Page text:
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BREAST RADIOLOGY Table of Contents   
Year : 2009  |  Volume : 19  |  Issue : 4  |  Page : 282-286
Evaluation of breast calcifications


Asian institute of Oncology and S. L. Raheja Hospital, Nutan mammography Centre, 2- A Manubharti, Azad lane. S. V. Road, Andheri West, Mumbai, India

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Date of Web Publication24-Oct-2009
 

   Abstract 

Various patterns of calcifications occur in the breast; some benign, some malignant. A knowledge of these patterns on mammography helps in accurate interpretation and management.

Keywords: Benign calcifications; microcalcifications; wire localization; malignant calcifications

How to cite this article:
Nalawade YV. Evaluation of breast calcifications. Indian J Radiol Imaging 2009;19:282-6

How to cite this URL:
Nalawade YV. Evaluation of breast calcifications. Indian J Radiol Imaging [serial online] 2009 [cited 2019 Jul 21];19:282-6. Available from: http://www.ijri.org/text.asp?2009/19/4/282/57208

   Introduction Top


Microcalcifications can be the early and only presenting sign of breast cancer. Mammography is used worldwide to detect microcalcifications. Hence, with the help of mammography, we can not only diagnose cancer in a nonpalpable stage but can also detect the extent of the disease. It is very essential to perform a proper evaluation of various calcifications to decide whether they are benign or malignant. A biopsy can be avoided if the calcifications appear absolutely benign on mammography and the patient can be followed-up with annual screening mammography.

In 1913, a German surgeon, Solomon, reported the presence of microcalcifications in the radiographic examination of a mastectomy specimen. In 1949, Leborgne, a radiologist, postulated that the presence of microcalcifications may be the only mammographic manifestation of a carcinoma. [1] Since then, all radiologists have made active efforts to look for microcalcifications in mammograms and this in turn over the years has resulted in a significant improvement in the resolution and performance of the mammography machines.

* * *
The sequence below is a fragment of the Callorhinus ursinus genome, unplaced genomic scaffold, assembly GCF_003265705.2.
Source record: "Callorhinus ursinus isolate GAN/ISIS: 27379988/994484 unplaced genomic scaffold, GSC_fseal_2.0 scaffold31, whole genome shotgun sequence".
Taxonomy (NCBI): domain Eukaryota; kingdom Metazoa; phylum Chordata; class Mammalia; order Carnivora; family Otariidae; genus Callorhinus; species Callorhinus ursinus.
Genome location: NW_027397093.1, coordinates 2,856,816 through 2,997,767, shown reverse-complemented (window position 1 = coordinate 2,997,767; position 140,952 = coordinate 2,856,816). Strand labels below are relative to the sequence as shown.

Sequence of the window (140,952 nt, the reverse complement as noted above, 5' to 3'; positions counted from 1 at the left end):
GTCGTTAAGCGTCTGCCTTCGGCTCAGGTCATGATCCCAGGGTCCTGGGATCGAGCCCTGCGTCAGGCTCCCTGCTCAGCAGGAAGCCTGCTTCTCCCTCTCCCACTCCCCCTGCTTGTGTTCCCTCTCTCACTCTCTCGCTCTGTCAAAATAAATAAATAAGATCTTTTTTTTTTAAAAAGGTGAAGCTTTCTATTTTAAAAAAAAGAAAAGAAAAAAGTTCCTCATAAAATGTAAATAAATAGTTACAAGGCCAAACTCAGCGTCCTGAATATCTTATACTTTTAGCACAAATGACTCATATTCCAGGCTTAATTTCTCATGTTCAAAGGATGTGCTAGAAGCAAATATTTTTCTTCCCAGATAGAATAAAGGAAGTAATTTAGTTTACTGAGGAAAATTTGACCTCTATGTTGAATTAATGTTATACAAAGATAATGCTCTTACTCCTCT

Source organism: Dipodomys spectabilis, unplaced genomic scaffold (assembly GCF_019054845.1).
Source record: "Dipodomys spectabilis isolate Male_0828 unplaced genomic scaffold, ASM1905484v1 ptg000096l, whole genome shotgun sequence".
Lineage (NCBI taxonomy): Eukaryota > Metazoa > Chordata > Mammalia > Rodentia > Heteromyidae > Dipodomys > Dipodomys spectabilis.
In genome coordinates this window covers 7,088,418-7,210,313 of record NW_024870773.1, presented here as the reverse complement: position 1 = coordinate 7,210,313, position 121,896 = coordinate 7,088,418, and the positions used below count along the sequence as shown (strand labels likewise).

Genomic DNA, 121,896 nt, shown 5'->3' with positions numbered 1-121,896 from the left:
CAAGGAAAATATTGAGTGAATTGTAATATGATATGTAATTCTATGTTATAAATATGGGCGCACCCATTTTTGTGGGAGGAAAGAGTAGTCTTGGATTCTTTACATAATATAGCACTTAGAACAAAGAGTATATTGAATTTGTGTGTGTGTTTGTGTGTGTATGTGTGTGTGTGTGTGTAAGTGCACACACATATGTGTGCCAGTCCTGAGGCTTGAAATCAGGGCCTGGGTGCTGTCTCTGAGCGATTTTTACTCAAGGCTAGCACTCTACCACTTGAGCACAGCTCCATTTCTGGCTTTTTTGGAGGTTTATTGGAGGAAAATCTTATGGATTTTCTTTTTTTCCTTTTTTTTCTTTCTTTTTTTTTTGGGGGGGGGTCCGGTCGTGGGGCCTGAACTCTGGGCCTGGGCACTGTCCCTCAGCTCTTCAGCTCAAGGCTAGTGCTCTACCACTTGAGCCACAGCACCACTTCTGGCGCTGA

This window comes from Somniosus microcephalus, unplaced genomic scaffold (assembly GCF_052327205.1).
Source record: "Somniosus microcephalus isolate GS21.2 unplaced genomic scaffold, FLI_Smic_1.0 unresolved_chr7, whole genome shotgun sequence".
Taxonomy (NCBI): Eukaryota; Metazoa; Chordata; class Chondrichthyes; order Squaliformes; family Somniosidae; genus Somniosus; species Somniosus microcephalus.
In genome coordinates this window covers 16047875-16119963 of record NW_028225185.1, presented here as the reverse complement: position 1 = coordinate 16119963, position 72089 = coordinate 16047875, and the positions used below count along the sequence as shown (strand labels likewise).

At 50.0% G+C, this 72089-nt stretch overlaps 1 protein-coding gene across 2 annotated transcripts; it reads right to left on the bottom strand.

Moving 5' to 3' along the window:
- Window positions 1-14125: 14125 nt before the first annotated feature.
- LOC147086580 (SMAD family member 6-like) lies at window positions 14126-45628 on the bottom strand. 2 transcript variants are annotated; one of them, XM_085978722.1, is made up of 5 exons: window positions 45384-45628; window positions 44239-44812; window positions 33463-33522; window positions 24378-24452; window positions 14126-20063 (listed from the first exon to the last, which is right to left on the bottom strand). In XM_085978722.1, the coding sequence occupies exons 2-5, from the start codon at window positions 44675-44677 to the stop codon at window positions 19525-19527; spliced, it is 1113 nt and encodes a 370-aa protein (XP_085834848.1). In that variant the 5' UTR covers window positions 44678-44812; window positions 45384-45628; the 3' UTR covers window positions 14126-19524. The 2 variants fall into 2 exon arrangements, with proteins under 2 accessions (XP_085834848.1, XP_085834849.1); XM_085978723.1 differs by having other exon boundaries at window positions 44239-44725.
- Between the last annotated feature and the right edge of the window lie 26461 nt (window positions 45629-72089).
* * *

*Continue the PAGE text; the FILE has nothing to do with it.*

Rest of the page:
To detect microcalcifications efficiently, a good mammography machine should have:

  1. dedicated mammography grids,
  2. a small focal spot and
  3. a proper source image distance


In addition, the following are necessary:

  1. Magnification. Every area of microcalcifications should be magnified.
  2. Proper processing of the mammography films should be performed, with longer processing times as compared to conventional radiography.
  3. The use of a magnifying glass, which helps in better visualization, is a must.
  4. A dedicated mammography viewing box (more than 3000 nit) should be used.
  5. There should be very little (<50 lux) ambient light in the room.
  6. A computed-aided diagnosis (CAD) system is useful when evaluating a large volume of examinations, although CAD systems may sometimes fail to pick up amorphous calcifications. [2]


Full-field digital mammography machines are better than film-screen mammography machines for diagnosing microcalcifications. High-resolution computer radiography (CR) machines cannot detect microcalcifications efficiently. [3]

Once calcifications are detected, they have to be described and categorized according to the lexicon mentioned in BI-RADS (Breast Imaging Reporting And Data System) so that the radiologist, the surgeon and the pathologist share a common language. BI-RADS, developed by the American college of Radiology, is followed worldwide to describe and categorize breast abnormalities.

In the chapter titled 'Lexicons' in the official BI-RADS publication, calcifications are described according to their appearance and distribution.

According to appearance

Calcifications that are typically benign are described as follows: [5]

Eggshell or rim-like calcifications:
These are thin, round, rim-like calcifications often seen in the walls of cysts or in fat necrosis [Figure 1].

Coarse and popcorn-like calcifications: These are calcifications seen within degenerating fibroadenomas [Figure 2]A and B.

Vascular calcifications: These are also described as railroad track calcifications, showing a linear configuration, either singly or in parallel pairs [Figure 3]. When small, single and linear, these calcifications should be differentiated from malignant calcifications.

Large, rod-like calcifications or secretory deposits: These are due to secretory disease. The calcific foci are thick and follow the ducts, toward the nipple [Figure 4].

Milk of calcium: These are seen as tiny, teacup-shaped calcifications, situated within small cysts on the lateral view [Figure 5]. Sometimes, the small, rounded soft-tissue shadow of the cyst itself is also appreciated.